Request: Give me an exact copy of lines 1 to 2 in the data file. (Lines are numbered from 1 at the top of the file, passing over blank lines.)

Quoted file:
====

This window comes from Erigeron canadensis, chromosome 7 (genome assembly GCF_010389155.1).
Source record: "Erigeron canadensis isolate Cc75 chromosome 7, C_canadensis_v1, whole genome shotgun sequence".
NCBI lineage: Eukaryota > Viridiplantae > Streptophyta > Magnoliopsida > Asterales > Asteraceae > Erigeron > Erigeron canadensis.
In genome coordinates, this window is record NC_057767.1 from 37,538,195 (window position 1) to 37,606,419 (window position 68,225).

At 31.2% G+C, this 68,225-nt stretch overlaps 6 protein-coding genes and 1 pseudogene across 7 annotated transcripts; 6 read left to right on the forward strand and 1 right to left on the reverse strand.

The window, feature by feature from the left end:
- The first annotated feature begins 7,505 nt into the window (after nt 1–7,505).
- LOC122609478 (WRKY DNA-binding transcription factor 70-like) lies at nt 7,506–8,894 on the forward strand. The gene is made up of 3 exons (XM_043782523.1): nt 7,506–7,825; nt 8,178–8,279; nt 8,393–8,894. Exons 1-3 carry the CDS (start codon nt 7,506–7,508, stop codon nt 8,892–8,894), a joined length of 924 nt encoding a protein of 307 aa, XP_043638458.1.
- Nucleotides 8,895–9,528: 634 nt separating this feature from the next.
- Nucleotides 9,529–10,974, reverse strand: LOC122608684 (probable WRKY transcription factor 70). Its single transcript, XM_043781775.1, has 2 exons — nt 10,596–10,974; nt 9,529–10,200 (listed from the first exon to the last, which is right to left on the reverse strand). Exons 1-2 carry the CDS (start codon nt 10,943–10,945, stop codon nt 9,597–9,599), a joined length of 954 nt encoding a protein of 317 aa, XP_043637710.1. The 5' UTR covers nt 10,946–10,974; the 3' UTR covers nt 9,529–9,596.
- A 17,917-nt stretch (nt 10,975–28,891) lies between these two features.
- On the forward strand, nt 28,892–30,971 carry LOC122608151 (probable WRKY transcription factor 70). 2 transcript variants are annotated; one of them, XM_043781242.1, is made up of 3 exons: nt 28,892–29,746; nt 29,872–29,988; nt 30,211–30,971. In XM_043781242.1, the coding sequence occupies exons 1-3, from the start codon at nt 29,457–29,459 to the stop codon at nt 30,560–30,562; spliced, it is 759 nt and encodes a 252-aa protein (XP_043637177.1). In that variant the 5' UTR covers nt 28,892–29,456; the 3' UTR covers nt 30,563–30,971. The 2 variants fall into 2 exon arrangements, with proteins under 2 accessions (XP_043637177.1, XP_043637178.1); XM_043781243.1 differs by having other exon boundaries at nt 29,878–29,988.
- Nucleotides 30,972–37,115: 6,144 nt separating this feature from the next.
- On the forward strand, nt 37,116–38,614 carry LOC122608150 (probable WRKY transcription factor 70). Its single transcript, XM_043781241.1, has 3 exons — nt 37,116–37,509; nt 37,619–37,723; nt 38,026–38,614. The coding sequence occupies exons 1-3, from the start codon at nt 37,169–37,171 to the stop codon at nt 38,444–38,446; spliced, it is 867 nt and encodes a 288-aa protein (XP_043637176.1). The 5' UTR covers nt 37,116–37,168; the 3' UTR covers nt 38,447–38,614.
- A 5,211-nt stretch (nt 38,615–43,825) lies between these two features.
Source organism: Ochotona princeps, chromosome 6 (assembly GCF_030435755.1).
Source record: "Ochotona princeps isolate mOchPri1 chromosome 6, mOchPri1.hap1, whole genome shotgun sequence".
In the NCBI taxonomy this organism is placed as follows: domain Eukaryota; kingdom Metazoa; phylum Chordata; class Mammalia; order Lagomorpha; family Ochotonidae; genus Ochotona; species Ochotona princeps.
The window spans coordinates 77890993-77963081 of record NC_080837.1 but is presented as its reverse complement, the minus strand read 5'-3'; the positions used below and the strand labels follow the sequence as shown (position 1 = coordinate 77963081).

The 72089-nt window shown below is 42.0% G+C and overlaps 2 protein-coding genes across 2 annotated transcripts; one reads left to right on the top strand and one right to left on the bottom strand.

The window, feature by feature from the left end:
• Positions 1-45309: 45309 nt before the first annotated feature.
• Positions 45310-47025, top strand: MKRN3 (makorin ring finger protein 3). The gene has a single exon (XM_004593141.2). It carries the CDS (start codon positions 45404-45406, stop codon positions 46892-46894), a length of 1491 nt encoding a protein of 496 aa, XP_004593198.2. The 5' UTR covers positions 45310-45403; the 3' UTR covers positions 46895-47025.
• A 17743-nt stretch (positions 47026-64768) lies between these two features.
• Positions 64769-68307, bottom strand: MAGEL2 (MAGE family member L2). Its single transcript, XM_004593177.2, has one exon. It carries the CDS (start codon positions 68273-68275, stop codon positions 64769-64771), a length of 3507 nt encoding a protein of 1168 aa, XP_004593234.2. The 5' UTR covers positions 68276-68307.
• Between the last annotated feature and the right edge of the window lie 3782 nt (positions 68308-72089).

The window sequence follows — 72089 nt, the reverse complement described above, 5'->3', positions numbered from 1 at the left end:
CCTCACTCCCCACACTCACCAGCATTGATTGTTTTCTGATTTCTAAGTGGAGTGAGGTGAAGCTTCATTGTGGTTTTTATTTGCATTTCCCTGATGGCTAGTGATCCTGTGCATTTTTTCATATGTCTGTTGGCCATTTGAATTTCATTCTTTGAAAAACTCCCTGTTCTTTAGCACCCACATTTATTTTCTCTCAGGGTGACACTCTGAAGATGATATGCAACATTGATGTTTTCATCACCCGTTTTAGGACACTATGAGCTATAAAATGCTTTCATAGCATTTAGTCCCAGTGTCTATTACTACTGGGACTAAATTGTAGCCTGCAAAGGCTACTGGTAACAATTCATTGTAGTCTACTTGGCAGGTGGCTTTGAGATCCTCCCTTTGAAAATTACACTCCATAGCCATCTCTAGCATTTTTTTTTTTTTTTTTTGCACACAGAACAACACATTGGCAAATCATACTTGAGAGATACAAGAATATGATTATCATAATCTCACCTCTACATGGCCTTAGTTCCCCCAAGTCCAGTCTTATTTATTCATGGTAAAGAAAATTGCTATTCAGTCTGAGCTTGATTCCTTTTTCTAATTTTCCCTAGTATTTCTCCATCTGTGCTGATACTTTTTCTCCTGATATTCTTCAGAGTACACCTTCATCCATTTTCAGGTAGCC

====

This window comes from Erigeron canadensis, chromosome 7 (genome assembly GCF_010389155.1).
Source record: "Erigeron canadensis isolate Cc75 chromosome 7, C_canadensis_v1, whole genome shotgun sequence".